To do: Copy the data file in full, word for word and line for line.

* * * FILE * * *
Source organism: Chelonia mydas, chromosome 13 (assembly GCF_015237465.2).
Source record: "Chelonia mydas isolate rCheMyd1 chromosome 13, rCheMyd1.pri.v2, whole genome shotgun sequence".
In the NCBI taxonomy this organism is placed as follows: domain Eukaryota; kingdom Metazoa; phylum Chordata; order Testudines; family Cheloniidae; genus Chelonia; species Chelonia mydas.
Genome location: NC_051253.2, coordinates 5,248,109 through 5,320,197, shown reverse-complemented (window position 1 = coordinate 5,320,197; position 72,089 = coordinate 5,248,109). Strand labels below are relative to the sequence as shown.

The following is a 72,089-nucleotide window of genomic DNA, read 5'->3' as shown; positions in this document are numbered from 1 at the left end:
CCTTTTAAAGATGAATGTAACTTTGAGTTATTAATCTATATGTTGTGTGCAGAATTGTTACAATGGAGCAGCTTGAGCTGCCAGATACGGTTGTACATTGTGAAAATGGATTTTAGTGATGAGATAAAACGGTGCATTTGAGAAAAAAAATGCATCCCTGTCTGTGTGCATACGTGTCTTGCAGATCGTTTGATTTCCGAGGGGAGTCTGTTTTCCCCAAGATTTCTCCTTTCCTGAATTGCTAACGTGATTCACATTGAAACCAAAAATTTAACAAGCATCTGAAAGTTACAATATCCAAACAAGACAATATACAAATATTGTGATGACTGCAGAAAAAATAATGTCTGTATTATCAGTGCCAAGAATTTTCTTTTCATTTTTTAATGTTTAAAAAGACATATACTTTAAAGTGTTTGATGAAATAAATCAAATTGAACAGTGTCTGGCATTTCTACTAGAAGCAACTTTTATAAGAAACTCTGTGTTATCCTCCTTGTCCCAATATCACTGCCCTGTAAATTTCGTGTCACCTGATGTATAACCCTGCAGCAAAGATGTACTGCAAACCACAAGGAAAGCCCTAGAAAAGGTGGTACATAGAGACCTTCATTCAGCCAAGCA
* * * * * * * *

Source organism: Chelonia mydas, chromosome 13 (assembly GCF_015237465.2).
Source record: "Chelonia mydas isolate rCheMyd1 chromosome 13, rCheMyd1.pri.v2, whole genome shotgun sequence".
In the NCBI taxonomy this organism is placed as follows: domain Eukaryota; kingdom Metazoa; phylum Chordata; order Testudines; family Cheloniidae; genus Chelonia; species Chelonia mydas.
Genome location: NC_051253.2, coordinates 5,248,109 through 5,320,197, shown reverse-complemented (window position 1 = coordinate 5,320,197; position 72,089 = coordinate 5,248,109). Strand labels below are relative to the sequence as shown.

The following is a 72,089-nucleotide window of genomic DNA, read 5'->3' as shown; positions in this document are numbered from 1 at the left end:
CCTTTTAAAGATGAATGTAACTTTGAGTTATTAATCTATATGTTGTGTGCAGAATTGTTACAATGGAGCAGCTTGAGCTGCCAGATACGGTTGTACATTGTGAAAATGGATTTTAGTGATGAGATAAAACGGTGCATTTGAGAAAAAAAATGCATCCCTGTCTGTGTGCATACGTGTCTTGCAGATCGTTTGATTTCCGAGGGGAGTCTGTTTTCCCCAAGATTTCTCCTTTCCTGAATTGCTAACGTGATTCACATTGAAACCAAAAATTTAACAAGCATCTGAAAGTTACAATATCCAAACAAGACAATATACAAATATTGTGATGACTGCAGAAAAAATAATGTCTGTATTATCAGTGCCAAGAATTTTCTTTTCATTTTTTAATGTTTAAAAAGACATATACTTTAAAGTGTTTGATGAAATAAATCAAATTGAACAGTGTCTGGCATTTCTACTAGAAGCAACTTTTATAAGAAACTCTGTGTTATCCTCCTTGTCCCAATATCACTGCCCTGTAAATTTCGTGTCACCTGATGTATAACCCTGCAGCAAAGATGTACTGCAAACCACAAGGAAAGCCCTAGAAAAGGTGGTACATAGAGACCTTCATTCAGCCAAGCA